That declaration preceded by a year the Declaration of Independence; for at that time only a few sagacious minds had seen clearly the impossibility of reconciliation. Declaring to the world that they had taken up arms in self-defense and would never lay them down till hostilities should cease on the part of the aggressors, they nevertheless disavowed again the idea of separation from the British empire. “Necessity,” said they, “has not yet driven us to that desperate measure;” “we have not raised armies with ambitious designs of separating from Great Britain and establishing independent states.” That was an honest declaration. Doubtless a few prophetic souls had seen the vision of a separate and independent nationality, and knew to what issue the long controversy had been tending; but the thought and sentiment of the people throughout the colonies, at that time—the thought and sentiment of thoughtful and patriotic men in every colony—was fairly expressed in that declaration. They were English colonies, proud of the English blood and name; and as young birds cling to. the nest when the mother trusts them out half-fledged, so they clung to their connection with Great Britain notwithstanding the unmotherly harshness of tho mother country. They were English as their fathers were; and it was their English blood that roused them to resist the invasion of their English liberty. The meteor flag of England
“Had braved a thousand years
The battle and the breeze,”
and it was theirs; its memories of Blenheim and Ramillies, of Crecy and Agincourt, were theirs; and they themselves had helped to plant that famous banner on the ramparts of Louisburg and Quebec. Because they were English they could boast
“That Chatham’s language was their mother-tongue,
And Wolfe’s great name compatriot with their own.”
Because they were English, Milton was theirs, and Shakespeare, and the English Bible. They still desired to be included in the great empire whose navy commanded the ocean, and whose commerce encircled the globe. They desired to be under its protection, to share in its growth and glory, and enjoying their chartered freedom under the imperial crown, to maintain the closest relations of amity and mutual helpfulness with the mother country and with every portion of the empire.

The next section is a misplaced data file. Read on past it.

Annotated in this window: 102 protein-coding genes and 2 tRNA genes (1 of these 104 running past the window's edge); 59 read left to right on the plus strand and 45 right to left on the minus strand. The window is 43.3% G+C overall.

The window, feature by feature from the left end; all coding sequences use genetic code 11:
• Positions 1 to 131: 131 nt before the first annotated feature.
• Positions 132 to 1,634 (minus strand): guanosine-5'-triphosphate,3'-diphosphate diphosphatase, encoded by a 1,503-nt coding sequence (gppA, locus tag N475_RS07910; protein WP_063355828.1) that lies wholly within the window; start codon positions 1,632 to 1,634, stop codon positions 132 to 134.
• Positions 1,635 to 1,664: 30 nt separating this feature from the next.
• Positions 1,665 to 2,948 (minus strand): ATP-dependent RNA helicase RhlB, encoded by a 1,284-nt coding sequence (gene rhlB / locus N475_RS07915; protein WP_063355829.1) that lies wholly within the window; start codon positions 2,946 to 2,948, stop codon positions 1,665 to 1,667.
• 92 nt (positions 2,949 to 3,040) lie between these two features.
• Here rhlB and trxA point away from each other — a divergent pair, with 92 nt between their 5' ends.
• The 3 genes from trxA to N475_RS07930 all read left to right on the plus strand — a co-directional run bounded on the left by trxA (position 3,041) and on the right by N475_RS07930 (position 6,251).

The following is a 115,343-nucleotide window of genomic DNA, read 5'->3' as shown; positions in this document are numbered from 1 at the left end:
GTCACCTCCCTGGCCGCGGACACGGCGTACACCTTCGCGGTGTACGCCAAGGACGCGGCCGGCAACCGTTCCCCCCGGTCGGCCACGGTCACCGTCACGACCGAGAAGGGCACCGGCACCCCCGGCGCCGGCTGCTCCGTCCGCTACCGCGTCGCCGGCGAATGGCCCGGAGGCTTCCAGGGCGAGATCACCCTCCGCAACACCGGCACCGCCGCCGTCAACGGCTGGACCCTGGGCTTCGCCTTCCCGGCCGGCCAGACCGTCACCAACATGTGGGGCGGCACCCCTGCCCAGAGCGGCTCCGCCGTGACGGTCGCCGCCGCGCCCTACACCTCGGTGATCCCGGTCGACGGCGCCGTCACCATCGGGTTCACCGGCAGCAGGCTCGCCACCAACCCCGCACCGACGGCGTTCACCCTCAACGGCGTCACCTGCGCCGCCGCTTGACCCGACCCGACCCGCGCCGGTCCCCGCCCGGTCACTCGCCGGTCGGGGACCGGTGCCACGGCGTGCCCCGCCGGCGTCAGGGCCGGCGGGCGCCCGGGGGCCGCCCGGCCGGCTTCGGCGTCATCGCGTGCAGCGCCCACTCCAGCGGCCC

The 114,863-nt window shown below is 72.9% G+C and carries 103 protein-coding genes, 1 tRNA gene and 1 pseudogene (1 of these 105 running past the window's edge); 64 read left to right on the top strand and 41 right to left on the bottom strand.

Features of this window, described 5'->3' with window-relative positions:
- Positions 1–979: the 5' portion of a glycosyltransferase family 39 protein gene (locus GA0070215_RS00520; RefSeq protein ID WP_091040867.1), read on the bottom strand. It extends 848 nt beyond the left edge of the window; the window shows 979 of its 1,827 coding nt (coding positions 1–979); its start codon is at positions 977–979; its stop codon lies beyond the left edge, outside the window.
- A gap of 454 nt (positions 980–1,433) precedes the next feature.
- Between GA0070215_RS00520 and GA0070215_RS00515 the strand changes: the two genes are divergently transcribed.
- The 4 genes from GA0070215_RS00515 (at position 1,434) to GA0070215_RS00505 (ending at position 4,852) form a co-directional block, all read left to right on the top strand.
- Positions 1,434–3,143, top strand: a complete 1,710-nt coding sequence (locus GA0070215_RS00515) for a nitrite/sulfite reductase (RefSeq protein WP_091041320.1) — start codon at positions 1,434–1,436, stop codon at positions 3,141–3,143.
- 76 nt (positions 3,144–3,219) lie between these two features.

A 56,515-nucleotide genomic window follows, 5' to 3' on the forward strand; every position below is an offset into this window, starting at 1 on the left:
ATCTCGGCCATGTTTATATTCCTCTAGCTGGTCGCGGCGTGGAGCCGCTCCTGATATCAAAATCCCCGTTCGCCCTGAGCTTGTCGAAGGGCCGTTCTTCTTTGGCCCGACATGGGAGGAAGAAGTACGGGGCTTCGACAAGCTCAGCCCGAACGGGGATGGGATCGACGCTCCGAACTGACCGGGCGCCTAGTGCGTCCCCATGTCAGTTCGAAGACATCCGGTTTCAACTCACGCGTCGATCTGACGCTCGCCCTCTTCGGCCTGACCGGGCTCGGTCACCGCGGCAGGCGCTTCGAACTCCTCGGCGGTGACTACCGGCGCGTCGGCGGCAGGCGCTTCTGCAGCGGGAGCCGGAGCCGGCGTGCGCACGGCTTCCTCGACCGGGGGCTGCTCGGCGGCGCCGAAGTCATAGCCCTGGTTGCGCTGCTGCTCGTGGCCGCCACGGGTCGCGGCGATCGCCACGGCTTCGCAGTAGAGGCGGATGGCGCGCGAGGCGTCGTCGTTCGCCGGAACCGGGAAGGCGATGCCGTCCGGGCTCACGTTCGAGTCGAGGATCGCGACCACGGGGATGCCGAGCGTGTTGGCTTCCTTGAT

All this was true in July, 1775. When Washington consented to command the Continental armies “raised or to be raised,” he thought that armed resistance might achieve some adequate security for the liberty of the colonies without achieving their independence. When, in his journey from Philadelphia to New York, hearing the news from Bunker Hill and how the New England volunteers had faced the British regulars in battle, he said, “Thank God! our cause is safe;” he was not thinking of independence, but only of chartered liberty. When, on his journey from New York to New Haven, he said to Dr. Bipley, of Green’s Farms, who dined with him at Fairfield, “If we can maintain the war for a year we shall succeed,” his hopes was that by one year of unsuccessful war the British ministry and parliament would be brought to some reasonable terms of reconciliation. When (in the words of our historian Palfrey), “the roll of the New England drums at Cambridge announced the presence there of the Virginian, George Washington,” he knew not, nor did Putnam know, nor Prescott, nor Stark, nor the farmers who had hastened to the siege of Boston, that the war in which he then assumed the chief command was, what we now call it, the war of independence. With all sincerity the Congress, four days later, while solemnly declaring “before God and the world,” “The arms we have been compelled by our enemies to assume, we will, in defiance of every hazard, with unbating firmness and perseverance, employ for the preservation of our liberties, being with one mind resolved to die freeman rather than to live slaves “—could also say, at the same time, to their “friends and fellow subjects in every part of the empire,” “We assure them that we mean not to dissolve that union which has so long and so happily subsisted between us, and which we sincerely wish to be restored.” The declaration on the 6th of July, 1775, was a declaration of war, but not of independence.
Yet, from the beginning of the war, there was in reality only one issue—though a whole year must pass before that issue could be clearly apprehended by the nation and proclaimed to the world. From the first clash of arms the only possible result was either subjection or separation; either the loss of liberty or the achievement of independence. The first shot from Major Pitcairn’s pistol on the village green at Lexington, at the gray dawn of April 19th, 1775, was fatal to the connection between these colonies and their mother country. That was “the shot that echoed round the world,” and is echoing still along “the corridors of time.” That first shot, with the slaughter that followed and the resistance and repulse of the British soldiery that day at Concord, was felt by thousands who knew in a moment that it meant war in defense of chartered liberty, but did not yet know that, for colonies at war with their mother country, independence was the only possible liberty. As the war proceeded, its meaning, and the question really at issue became evident. The organization of a Continental army, the expulsion of the king’s regiments and the king’s governor from Boston, the military operations in various parts of the country, the collapse of the regal governments followed by the setting up of popular governments under the advice of the Continental Congress—what did such things mean but that the colonies must be thenceforward an independent nation or provinces conquered and enslaved?